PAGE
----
Metro Weekly

Reviews: St. Vincent’s Masseduction and Tegan and Sara’s The Con X

St. Vincent's new album seeks self-definition, while Tegan and Sara commemorate the tenth birthday of a defining album

St. Vincent

Over the course of five albums, Annie Clark, better known as St. Vincent, has morphed from a talented indie vocalist to a strange and campy creature of pop. She never lacked for confidence, as the stark vulnerability of Strange Mercy clearly proved, and eccentricity was always there to some degree. However, with her latest album she has wholeheartedly embraced it, and on Masseduction (★★★★) we see Clark at her most out there.

On her fifth record under the St. Vincent moniker, Clark prioritizes fun at her critics’ expense, while preserving the rawness that has long characterized her songwriting. The third track, “Pills,” is aggressively fun and catchy, in stark contrast with its subject matter. But its twisted fun becomes uncomfortable in retrospect when we get to “Young Lover,” a song that sees said lover overdose on, well, pills. “New York,” easily one of the year’s best singles, is a melancholy, almost maudlin breakup ballad to a place as much as a person, but Clark’s coda to “the only motherfucker in this city who can stand me” lends a tinge of wry self-deprecation to even this track. (In fairness, the overtly quirky music video takes some of the edge out as well.)

The St. Vincent we hear on Masseduction is many things, but above all she is contagiously irreverent. In this album we hear the end result of an upward spiral of confidence and self-awareness in her work. In some ways, Masseducation represents the logical next step for St. Vincent, who stepped out of her shell in her 2014 self-titled album. As she has grown used to the spotlight, she has gotten more comfortable playing with the bizarre and avant-garde, and as she’s gotten weirder she has become more adept at laughing at herself.

Tegan and Sara — Photo: Pamela Littky

IN 2007, TEGAN AND SARA released what would become one of their best-loved albums. From the outside, The Con must have looked like an unremarkable work, but its jaunty, garagey indie rock — blended with just enough synthpop — resonated with a wide range of listeners, earning the duo a fan base that remains loyal to this day. A decade on, the Quin sisters have chosen to pay tribute to The Con with an album of 17 covers.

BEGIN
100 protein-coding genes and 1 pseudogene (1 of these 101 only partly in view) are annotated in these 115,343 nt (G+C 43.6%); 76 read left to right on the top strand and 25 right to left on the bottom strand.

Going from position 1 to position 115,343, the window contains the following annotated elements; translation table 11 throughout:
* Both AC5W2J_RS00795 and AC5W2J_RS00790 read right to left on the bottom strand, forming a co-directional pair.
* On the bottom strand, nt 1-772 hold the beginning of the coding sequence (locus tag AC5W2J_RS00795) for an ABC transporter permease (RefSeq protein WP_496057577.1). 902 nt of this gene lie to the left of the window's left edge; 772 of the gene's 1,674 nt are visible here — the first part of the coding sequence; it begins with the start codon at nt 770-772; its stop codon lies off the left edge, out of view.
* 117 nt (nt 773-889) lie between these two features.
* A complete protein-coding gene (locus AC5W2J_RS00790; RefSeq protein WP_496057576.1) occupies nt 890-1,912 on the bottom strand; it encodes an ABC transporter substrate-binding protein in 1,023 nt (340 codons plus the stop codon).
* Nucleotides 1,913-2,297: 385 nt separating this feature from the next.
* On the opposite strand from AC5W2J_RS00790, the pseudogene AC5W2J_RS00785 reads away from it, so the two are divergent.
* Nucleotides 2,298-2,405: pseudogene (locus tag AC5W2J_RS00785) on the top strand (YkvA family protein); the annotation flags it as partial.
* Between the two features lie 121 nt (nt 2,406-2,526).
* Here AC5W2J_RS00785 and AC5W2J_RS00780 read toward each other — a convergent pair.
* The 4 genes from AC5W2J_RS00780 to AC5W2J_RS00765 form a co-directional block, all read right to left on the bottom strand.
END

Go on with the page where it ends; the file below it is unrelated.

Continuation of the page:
Going through The Con X (★★★★), it’s clear that the artists were given free rein to interpret the songs how they saw fit. The result is an incredibly varied album. Ruth B’s “I Was Married” and Shamir’s standout cover of “Like O, Like H” offer stripped back acoustic versions of their respective songs that carry the passion of the originals and preserve the DIY aesthetic of the 2007 album. Other artists make the songs their own, as with Shura’s version of the title track and City and Colour’s “Hop a Plane.” “Back In Your Head” is covered twice, first by Ryan Adams, who hews closely to the original raucous energy of the original, and then by Cyndi Lauper, who gives it more of a synthpop gloss. In selecting their lineup for this cover album, the Quins made a point of choosing LGBTQ or LGBTQ-allied artists, a fitting choice for an album whose proceeds will go directly to the Tegan and Sara Foundation, an organization set up to support and advocate for LGBTQ women and girls.

To understand why they chose to commemorate their fifth studio album, neither their commercial nor critical breakthrough, we have to look at what it meant for a generation of fans that first heard it ten years ago. The release of The Con was, for many of their fans, akin to a coming-of-age experience. Artists like Shura are of a generation now well into their twenties that would likely have first heard The Con in their teens.

In a volatile and emotionally fraught period of their lives, they would have heard sharp, unapologetic lyrics, fiercely individual artists, and, most important of all, music that existed outside the crushing, pervasive heteronormativity of both pop and indie rock alike. For many who were not accustomed to hearing music made for them, Tegan and Sara’s songs for the first time felt like a lifeline. And in the hands of these artists, they still resonate.

Masseducation and The Con X are available to buy from Amazon and iTunes, and through streaming services.

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